On Wednesday, five Grade 9 students participated in National Manufacturing Day (MFG) with their teacher Gabe Grant. The students joined peers from three other area high schools and spent the day at Global Foundries in Essex (former IBM facility). Global Foundries manufactures integrated circuits in high volume.

The students were exposed to a variety of experiences while attending MFG. The day began with a tour of the Fab. A Fab is the what the microelectronics industry calls a semiconductor fabrication plant where devices such as integrated circuits are manufactured. This tour was the first time students under 18 were allowed to visit the clean room areas in the Essex plant.

After the tour of the Fab, students worked together on a design challenge led by Global Foundries engineers. The challenge was less about engineering and more about the skills needed to work in the high-tech industry, or in any industry after high school. These skills, known as transferable skills in our schools, are:

  • Clear and Effective Communication
  • Creative and Practical Problem-Solving
  • Informed and Integrative Thinking
  • Responsible and Involved Citizenship
  • Self Directions Scoring Criteria


Our students then had the good fortune of attending a “science fair” that included engineers from Global Foundries in both VT and NY, as well engineers from other local manufacturing companies. The theme of the event was built on the Global Foundries philosophy that leading-edge manufacturing operations must be both highly efficient and extremely flexible to deliver optimal results. The concepts of providing differentiated manufacturing services rooted in the values of speed, accuracy, and agility were highlighted. Lessons for all of students and schools that change occurs and occurs quickly in the world outside of schools. Preparing our students for this world is essential.


During lunch, BFA students also had the opportunity to meet and speak with young engineers about careers. And they heard a presentation from Vermont Technical College about how they could access VTC programs beginning in high school. FWSU schools have been working hard over the last six years to improve our focus on STEM. We now have STEM programs in all of our elementary schools. This year we launched innovation labs in all of our buildings. FWSU has again been designated an Apple Distinguished Program and we have developed a new partnership with the UVM College of Engineering and Mathematics Sciences.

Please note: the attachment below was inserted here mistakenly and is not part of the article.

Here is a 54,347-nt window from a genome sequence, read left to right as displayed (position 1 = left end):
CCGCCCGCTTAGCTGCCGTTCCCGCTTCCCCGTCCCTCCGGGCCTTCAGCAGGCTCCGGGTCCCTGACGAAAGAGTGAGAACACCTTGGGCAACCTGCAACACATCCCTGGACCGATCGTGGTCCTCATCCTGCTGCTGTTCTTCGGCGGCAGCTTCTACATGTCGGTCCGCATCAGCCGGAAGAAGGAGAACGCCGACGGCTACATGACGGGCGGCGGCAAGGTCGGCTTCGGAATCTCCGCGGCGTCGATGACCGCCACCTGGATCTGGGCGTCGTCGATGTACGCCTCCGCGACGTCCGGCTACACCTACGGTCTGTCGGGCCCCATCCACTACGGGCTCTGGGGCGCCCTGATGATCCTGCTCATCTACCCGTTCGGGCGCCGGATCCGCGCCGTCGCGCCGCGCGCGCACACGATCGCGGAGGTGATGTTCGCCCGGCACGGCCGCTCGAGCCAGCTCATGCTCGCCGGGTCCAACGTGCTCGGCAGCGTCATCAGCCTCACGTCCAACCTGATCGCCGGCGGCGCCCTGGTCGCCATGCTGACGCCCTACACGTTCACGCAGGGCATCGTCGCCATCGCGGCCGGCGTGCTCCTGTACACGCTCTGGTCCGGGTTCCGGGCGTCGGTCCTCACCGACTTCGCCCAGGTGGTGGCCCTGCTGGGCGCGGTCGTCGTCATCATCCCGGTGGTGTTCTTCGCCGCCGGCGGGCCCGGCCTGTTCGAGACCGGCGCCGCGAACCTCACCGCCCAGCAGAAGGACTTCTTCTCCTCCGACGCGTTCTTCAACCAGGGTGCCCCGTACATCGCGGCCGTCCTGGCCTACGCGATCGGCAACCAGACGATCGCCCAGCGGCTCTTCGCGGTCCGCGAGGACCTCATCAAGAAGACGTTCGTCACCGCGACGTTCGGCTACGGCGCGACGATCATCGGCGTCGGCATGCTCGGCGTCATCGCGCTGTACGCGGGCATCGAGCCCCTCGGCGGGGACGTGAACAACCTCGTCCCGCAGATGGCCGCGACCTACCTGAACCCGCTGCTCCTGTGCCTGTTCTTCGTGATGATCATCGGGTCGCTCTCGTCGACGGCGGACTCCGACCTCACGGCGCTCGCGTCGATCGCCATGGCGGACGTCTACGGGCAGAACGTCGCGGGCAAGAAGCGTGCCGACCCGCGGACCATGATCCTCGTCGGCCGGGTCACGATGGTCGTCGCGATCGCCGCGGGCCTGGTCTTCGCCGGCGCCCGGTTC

There are some early signs that our efforts are paying off, but we still have lots of work in front of us. This visit by our students is a continued step in our process to address the skills our students need to be successful after graduation.

“The most important point from the visit is the idea that science is for everyone. We hope kids saw that problems come in all shapes and sizes, but the common theme is solving all of them with the scientific method. We need to make clear that science isn’t just for scientists…it’s for anyone, and the basic pattern of the scientific method can be used on almost any problem. This is basically identical to the process we use to solve all kinds of problems…from the simplest problems of creating efficient manufacturing environments all the way up to the tough ones like moving from an electronic world to a photonic one. I like to summarize it like this…fits on one hand!:

1) Observe Problem
2) Develop Hypothesis
3) Conduct Experiment
4) Analyze Results
5) Take Action”
Jeff Mailing
Process Integration Engineering RF Technology Development Team

Target 4 – Engaged Community Partners  – FWSU staff and students engage in authentic learning opportunities with local, regional, state, and global partners to make a difference in their community, state, and world.

Indicators of Success for this Goal – Students pursue interests and opportunities, challenge convention, and make positive contributions in their community, state, and world.

Action Step -Develop global partnerships for innovative learning opportunities.

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